Looking at the broader picture, overall my greatest success has been in establishing relationships with people – Shel Israel, for example. When I started blogging I almost didn’t think it was ‘for real’ – that is, that people actually communicated with each other too, not just with me! Since then I’ve become part of a community. All you have to do is reach out.

Ike Pigott is a great example of this. I first came across him when I noticed him commenting a lot on my blog. It turned out that whereas he used to work in TV, he is now working for the Red Cross – and that’s where I realised I shared a lot with him. I was a Red Cross volunteer and helped out at the Pentagon during 9/11.

So that’s the biggest success. I’ve realised that these are real people, and they can be your close colleagues.

What advice would you give someone starting a blog?
Consider these three points:

  1. The ‘Why’ – ‘why should I start a blog?’ You need to have an editorial. Don’t just do it because you can. Set an objective that you can achieve.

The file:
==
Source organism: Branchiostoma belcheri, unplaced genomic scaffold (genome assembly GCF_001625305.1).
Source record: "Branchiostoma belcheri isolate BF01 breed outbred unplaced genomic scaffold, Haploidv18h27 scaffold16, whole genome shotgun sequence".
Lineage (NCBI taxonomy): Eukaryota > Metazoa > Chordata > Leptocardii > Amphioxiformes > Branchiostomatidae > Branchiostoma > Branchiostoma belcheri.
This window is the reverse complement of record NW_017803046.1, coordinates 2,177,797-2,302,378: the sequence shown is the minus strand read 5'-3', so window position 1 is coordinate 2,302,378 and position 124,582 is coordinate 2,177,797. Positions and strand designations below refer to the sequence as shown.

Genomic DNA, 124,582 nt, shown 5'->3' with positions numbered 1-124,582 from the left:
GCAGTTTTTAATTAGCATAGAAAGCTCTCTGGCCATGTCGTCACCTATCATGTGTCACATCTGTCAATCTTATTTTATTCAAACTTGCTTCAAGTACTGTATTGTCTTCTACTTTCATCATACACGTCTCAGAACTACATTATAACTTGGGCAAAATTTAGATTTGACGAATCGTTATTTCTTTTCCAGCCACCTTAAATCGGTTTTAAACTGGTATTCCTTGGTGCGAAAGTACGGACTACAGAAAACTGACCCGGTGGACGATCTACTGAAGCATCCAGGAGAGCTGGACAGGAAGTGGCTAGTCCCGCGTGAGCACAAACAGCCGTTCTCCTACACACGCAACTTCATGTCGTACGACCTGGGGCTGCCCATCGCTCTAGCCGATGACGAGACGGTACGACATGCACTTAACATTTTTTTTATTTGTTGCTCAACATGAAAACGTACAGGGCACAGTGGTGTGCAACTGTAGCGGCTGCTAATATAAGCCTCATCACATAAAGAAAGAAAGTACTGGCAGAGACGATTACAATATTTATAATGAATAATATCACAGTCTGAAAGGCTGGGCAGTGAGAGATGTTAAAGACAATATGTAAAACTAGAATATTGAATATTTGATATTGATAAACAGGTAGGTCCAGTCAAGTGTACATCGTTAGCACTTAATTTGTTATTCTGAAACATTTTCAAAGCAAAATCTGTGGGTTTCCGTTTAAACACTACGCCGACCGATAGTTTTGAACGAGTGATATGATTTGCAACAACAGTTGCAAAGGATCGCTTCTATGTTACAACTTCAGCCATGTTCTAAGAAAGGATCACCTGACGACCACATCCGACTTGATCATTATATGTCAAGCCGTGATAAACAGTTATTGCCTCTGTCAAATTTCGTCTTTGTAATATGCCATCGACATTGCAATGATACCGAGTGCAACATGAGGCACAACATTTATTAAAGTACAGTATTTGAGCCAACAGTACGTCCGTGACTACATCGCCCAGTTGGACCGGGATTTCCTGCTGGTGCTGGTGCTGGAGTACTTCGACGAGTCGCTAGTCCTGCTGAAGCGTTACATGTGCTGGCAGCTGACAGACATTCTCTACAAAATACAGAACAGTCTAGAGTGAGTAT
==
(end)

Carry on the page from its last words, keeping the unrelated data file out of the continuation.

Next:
2. The ‘Who’ – ‘who is going to post on this blog?’ If you’re a big company and you want to raise awareness, you need to put someone in place who can afford the time and is credible.
  3. The ‘What’ – ‘what are you going to say?’ You need to contribute to the conversation and community.

What is your favourite social media tool/technology/site?
Livewriter! I didn’t have offline editing for years but now I use it, I love it. It makes blogging much more enjoyable, much less of a chore.

Who is your favourite blogger?
Of the 150 or so bloggers in my RSS reader, I probably read around 50 of them fairly regularly so it is difficult to choose.

However, if I had to choose I think I’d go with Darren Rowse of ProBlogger. His attitude is very much one of ‘this is what I can give.’ He’s very open about making money out of it, and he’s full of insight and information.

More so than bloggers, I would say I have two mentors who have shaped my thinking quite profoundly.

  • Shel Israel – I like his ‘global neighbourhood’ approach.
  • KD Paine – in the way she consistently manages to reduce all this ‘fluffy stuff’ down into numbers

I feel I’m halfway between these two people – I’m a bit Shel and a bit KD!